CityDiggity

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Archive for Heirloom tomatoes

Progress report: Hey, there’s actual progress to report!

DSC00467DSC00466DSC00471The 4th of July was the kind of day every garden needs — to my mind, at least once a week or so. It rained all day, not a hard, raucous rain, but a soft and gentle one. A rain that caressed the plants — from leaf to root — encouraging them to new heights.

And, of course, it gave the weary container gardener a day’s reprieve from having to hoist the watering vessel.

By Sunday morning the rain was a misty memory, and by the afternoon I was able to get out on the balcony and take advantage of the last day of the three-day hiatus from workers doing their best Spider-man impressions on the south face of our building.

I surveyed the planters and pots and took stock of what needed to be done to fill in the thin spots. I think I’ve mentioned before that I had extra plants in a flat that I held on to in case I needed to replace Read the rest of this entry »

Plants – and temperatures – go from one extreme to another

DSC00437Downtown Chicago’s weather went from zero to 60 seemingly overnight. Or, more accurately, from 60 to 90 — degrees that is. A great time to get my plants back outside, right?

Not necessarily… While sun and heat would appear to be the perfect prescription for perking up plants that had been sentenced to home confinement for days on end, it proved too much of a good thing for some. Here’s a recap:

On the upside, despite their time indoors (after work to the facade of my building forced me to clear my balcony garden), my flowering plants boxes still looked pretty good. [The lobelia pictured is a prime example.]

But, my herb/edibles planters were a different story. The marigold foliage had gone from bright Read the rest of this entry »

Make no small plans: use time inside to enhance time outside

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Lantana is one of the ready and waiting small plants I've bought to go in my balcony boxes.

My sprouts and plants are lined up like soldiers next to the balcony sliders, my cat has taken to staring wistfully through the glass while making his little bird sounds, and the empty terra cotta pots outside are stacked and waiting to fulfill their destiny. But Zone Five summers won’t be rushed, despite the impatient champing at the bit to shift into full garden mode.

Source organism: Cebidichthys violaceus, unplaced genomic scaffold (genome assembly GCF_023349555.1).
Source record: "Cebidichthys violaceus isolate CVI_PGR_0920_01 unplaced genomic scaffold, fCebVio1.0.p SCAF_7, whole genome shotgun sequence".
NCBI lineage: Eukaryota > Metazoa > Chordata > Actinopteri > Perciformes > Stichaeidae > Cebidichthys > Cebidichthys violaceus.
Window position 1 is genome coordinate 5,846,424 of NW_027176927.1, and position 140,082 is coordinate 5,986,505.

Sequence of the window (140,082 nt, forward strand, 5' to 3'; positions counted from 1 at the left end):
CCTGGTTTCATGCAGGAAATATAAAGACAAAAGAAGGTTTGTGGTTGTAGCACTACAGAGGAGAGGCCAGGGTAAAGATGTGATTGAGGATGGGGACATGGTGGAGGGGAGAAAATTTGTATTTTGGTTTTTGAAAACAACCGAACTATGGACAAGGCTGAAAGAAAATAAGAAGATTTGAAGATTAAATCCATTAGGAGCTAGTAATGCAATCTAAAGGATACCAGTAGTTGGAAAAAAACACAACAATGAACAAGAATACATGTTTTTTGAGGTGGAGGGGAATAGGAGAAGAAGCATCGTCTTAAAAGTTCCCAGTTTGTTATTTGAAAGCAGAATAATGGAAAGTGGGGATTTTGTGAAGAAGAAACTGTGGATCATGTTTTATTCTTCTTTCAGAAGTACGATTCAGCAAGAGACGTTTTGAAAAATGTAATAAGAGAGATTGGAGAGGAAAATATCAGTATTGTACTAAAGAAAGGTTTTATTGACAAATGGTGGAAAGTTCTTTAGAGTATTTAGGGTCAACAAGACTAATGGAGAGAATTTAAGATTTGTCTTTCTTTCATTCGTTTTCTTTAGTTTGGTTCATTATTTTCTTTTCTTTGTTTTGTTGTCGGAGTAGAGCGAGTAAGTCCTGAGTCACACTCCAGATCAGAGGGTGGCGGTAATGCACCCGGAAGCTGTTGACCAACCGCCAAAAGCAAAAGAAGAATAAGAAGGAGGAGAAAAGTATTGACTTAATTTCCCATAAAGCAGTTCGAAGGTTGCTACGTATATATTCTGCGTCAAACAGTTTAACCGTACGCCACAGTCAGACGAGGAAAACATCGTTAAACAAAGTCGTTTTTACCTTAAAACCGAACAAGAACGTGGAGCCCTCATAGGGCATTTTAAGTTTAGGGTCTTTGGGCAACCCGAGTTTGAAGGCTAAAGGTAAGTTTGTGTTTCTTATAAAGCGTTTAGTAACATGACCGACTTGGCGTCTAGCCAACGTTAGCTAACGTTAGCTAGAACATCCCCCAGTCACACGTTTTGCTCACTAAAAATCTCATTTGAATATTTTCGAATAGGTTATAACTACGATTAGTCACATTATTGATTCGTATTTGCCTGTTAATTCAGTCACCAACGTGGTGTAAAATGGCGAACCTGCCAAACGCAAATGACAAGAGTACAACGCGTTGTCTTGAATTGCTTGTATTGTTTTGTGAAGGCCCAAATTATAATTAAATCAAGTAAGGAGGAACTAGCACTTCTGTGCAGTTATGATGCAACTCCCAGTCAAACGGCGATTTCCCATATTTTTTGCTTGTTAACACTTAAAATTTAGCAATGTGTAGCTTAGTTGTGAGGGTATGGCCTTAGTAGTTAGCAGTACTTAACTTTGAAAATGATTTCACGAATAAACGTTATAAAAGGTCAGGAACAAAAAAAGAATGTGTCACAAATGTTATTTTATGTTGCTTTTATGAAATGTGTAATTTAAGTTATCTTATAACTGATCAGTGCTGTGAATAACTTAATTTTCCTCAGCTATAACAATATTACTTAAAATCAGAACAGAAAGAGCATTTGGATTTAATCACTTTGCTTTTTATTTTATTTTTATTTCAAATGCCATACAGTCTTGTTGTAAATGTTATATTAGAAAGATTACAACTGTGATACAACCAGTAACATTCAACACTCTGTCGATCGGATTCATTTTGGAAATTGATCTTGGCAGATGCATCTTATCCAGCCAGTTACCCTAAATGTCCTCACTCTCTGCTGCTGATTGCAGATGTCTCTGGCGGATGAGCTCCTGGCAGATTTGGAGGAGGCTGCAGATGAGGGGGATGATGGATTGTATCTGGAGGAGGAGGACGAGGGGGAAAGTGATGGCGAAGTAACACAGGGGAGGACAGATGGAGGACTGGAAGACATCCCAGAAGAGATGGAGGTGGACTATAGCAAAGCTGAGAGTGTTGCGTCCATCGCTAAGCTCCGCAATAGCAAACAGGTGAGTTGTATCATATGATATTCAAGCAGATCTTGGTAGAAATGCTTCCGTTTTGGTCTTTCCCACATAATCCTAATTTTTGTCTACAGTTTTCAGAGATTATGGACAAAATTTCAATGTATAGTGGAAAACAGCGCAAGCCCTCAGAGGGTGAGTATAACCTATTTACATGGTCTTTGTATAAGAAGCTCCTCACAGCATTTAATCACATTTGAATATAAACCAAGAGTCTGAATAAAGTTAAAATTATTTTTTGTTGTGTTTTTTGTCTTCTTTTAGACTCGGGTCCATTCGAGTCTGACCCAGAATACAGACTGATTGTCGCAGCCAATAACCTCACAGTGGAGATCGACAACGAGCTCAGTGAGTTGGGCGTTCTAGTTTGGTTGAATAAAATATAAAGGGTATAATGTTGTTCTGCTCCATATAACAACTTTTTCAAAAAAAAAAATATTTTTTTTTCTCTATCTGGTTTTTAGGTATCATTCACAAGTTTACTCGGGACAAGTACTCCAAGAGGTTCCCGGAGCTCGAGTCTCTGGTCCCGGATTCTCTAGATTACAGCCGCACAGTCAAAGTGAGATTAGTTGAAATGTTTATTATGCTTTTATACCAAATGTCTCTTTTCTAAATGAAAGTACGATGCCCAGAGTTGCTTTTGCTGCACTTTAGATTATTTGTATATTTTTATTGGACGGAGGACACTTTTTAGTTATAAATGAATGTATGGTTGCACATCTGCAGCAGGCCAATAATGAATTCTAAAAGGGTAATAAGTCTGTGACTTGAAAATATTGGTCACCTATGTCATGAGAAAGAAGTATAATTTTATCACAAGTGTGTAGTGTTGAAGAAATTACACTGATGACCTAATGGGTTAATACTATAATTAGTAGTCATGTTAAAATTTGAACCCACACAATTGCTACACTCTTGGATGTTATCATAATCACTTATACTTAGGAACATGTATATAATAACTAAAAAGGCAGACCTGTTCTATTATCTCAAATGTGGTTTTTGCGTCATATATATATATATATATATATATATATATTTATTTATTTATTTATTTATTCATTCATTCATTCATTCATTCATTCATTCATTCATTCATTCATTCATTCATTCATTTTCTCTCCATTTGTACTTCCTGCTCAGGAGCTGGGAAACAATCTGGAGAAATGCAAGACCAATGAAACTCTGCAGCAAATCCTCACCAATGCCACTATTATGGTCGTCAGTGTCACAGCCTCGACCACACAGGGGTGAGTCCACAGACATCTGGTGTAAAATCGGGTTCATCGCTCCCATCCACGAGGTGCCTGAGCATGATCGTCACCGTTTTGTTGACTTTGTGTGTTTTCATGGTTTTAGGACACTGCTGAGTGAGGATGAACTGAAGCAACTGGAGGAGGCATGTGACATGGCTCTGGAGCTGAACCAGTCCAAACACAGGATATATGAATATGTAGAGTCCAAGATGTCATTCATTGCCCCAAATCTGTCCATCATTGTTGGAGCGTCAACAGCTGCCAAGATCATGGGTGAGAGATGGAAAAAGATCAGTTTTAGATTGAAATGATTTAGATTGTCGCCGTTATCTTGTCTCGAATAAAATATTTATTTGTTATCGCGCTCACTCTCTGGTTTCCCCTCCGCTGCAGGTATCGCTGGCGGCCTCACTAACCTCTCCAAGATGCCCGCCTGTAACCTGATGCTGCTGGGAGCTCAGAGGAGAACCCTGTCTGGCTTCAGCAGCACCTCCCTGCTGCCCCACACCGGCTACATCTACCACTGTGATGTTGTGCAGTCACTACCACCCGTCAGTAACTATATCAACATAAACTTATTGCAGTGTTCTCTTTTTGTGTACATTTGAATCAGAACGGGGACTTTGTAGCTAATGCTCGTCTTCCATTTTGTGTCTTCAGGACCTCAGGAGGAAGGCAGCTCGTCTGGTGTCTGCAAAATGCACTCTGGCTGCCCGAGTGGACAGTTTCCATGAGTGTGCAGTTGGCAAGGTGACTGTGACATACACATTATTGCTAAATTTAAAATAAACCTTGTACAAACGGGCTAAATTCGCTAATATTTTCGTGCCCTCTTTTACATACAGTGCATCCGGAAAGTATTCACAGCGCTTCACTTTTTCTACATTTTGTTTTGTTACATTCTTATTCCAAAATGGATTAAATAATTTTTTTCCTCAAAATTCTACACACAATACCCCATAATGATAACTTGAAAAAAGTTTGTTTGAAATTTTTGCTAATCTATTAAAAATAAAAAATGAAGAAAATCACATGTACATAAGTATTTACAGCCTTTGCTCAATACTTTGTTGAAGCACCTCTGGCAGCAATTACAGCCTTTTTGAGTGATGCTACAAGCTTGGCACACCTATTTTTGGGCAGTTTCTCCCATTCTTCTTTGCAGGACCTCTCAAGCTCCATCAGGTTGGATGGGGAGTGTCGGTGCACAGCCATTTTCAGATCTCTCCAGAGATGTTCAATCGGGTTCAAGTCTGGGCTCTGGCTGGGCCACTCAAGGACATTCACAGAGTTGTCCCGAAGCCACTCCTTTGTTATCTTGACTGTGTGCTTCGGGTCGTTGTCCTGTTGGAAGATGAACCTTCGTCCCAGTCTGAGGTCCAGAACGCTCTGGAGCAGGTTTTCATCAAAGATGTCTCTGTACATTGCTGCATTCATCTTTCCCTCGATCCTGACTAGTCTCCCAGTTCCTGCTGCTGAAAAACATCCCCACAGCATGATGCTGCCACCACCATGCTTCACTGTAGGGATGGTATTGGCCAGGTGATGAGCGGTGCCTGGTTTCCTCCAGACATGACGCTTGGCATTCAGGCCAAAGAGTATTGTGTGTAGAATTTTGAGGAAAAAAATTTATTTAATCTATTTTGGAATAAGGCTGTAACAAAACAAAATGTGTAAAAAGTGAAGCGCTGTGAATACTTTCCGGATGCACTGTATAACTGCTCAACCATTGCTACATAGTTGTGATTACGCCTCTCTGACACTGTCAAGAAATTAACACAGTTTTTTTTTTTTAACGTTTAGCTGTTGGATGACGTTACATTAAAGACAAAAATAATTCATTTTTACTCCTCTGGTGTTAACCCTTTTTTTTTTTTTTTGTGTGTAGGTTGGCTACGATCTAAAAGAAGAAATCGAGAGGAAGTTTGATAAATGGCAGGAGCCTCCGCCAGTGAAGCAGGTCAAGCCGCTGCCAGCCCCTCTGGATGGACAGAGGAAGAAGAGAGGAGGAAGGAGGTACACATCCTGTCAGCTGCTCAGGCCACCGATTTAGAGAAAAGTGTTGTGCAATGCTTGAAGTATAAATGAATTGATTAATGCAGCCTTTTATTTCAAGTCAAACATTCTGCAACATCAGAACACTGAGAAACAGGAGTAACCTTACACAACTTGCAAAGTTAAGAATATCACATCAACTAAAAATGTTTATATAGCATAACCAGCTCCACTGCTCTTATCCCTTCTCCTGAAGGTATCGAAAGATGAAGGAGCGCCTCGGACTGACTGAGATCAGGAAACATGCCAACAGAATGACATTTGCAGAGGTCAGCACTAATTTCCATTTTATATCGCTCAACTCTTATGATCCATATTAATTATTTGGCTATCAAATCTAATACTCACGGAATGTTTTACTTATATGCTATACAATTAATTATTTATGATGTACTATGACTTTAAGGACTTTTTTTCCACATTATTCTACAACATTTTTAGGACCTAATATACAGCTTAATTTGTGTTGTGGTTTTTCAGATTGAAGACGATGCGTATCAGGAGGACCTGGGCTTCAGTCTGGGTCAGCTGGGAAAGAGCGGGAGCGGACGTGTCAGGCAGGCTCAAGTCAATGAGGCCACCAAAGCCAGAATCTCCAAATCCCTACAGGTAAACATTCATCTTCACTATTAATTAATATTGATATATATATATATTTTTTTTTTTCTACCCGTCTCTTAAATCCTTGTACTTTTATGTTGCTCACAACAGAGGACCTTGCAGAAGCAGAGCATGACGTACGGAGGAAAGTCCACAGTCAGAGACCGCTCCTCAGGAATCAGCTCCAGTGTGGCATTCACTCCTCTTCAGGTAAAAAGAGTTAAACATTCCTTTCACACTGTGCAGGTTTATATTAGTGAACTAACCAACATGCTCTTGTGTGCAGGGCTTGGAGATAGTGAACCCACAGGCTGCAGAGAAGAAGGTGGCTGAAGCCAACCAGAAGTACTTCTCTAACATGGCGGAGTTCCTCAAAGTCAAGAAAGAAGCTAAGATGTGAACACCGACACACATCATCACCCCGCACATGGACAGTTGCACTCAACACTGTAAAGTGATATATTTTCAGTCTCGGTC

Birds shouldn't get to have all the outdoor fun

When the bird sounds start, summer is on the way.

With the sunshine battling the chilly air and bouts of icy rain for dominance, we won’t get the green thumbs up until total victory over the fluctuating elements is claimed in this seasonal smackdown.

Of course, when you don’t have California weather, a good portion of your garden work is spent California dreaming — better known here as Read the rest of this entry »

Mother of all cleanup days: time for dirty job that has to be done

You can only put off cleanup day in the garden for so long before it has to be done.

You can only put off garden cleanup for so long before the day of reckoning arrives.

Those of you in warmer climes probably spent Mother’s Day Sunday winding down colorful garden paths and smelling the early roses, while here on Planet Chicago I tackled the dirty job of cleaning up the debris from last year’s garden.

I promise the garden duck and bird will stand upright when cleanup is done.

I promise the wooden duck and bird will stand proud again.

I know, many people choose to pull out the old plants in late fall, but for me it’s a pretty sad process at that time, since there always are a few flowers struggling to live on — if but for scant days more. I just can’t bear to deprive them of their extended moment of defiance. Cleaning up now, when I know the best Read the rest of this entry »

Four dollars and a dream: is a windowsill lettuce crop possible?

I'm hoping that this lettuce will survive and thrive on my condo windowsill.

Here's hoping this leaf lettuce will survive and thrive on the windowsill of my Chicago condo.

We’ve talked about growing heirloom tomatoes as an entree into recession gardening, well, now dare we dream of cultivating a companion crop of lettuce, too?